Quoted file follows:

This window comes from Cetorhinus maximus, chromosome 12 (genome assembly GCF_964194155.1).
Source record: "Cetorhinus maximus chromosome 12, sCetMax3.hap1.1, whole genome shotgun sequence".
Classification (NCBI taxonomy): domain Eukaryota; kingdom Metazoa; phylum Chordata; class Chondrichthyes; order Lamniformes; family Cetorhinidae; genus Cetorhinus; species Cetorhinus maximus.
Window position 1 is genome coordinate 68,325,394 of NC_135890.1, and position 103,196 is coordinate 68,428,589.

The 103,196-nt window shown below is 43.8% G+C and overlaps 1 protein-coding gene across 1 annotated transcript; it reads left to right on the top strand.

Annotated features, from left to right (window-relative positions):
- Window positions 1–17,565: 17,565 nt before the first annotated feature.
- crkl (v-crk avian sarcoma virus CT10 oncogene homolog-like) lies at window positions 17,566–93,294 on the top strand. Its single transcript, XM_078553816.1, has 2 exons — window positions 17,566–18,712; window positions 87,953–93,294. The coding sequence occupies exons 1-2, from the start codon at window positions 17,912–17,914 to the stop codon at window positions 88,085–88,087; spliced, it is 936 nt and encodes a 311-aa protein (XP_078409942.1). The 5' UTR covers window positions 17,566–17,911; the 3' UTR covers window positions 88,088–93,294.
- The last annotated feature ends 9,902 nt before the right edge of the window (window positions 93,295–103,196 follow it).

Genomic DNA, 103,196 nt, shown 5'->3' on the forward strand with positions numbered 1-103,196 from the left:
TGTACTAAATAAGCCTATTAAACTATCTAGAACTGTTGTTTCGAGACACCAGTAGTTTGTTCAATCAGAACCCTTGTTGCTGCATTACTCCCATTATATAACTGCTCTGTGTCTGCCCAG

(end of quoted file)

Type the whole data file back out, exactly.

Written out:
This window comes from Cetorhinus maximus, chromosome 12 (genome assembly GCF_964194155.1).
Source record: "Cetorhinus maximus chromosome 12, sCetMax3.hap1.1, whole genome shotgun sequence".
Classification (NCBI taxonomy): domain Eukaryota; kingdom Metazoa; phylum Chordata; class Chondrichthyes; order Lamniformes; family Cetorhinidae; genus Cetorhinus; species Cetorhinus maximus.
Window position 1 is genome coordinate 68,325,394 of NC_135890.1, and position 103,196 is coordinate 68,428,589.

The 103,196-nt window shown below is 43.8% G+C and overlaps 1 protein-coding gene across 1 annotated transcript; it reads left to right on the top strand.

Annotated features, from left to right (window-relative positions):
- Window positions 1–17,565: 17,565 nt before the first annotated feature.
- crkl (v-crk avian sarcoma virus CT10 oncogene homolog-like) lies at window positions 17,566–93,294 on the top strand. Its single transcript, XM_078553816.1, has 2 exons — window positions 17,566–18,712; window positions 87,953–93,294. The coding sequence occupies exons 1-2, from the start codon at window positions 17,912–17,914 to the stop codon at window positions 88,085–88,087; spliced, it is 936 nt and encodes a 311-aa protein (XP_078409942.1). The 5' UTR covers window positions 17,566–17,911; the 3' UTR covers window positions 88,088–93,294.
- The last annotated feature ends 9,902 nt before the right edge of the window (window positions 93,295–103,196 follow it).

Genomic DNA, 103,196 nt, shown 5'->3' on the forward strand with positions numbered 1-103,196 from the left:
TGTACTAAATAAGCCTATTAAACTATCTAGAACTGTTGTTTCGAGACACCAGTAGTTTGTTCAATCAGAACCCTTGTTGCTGCATTACTCCCATTATATAACTGCTCTGTGTCTGCCCAG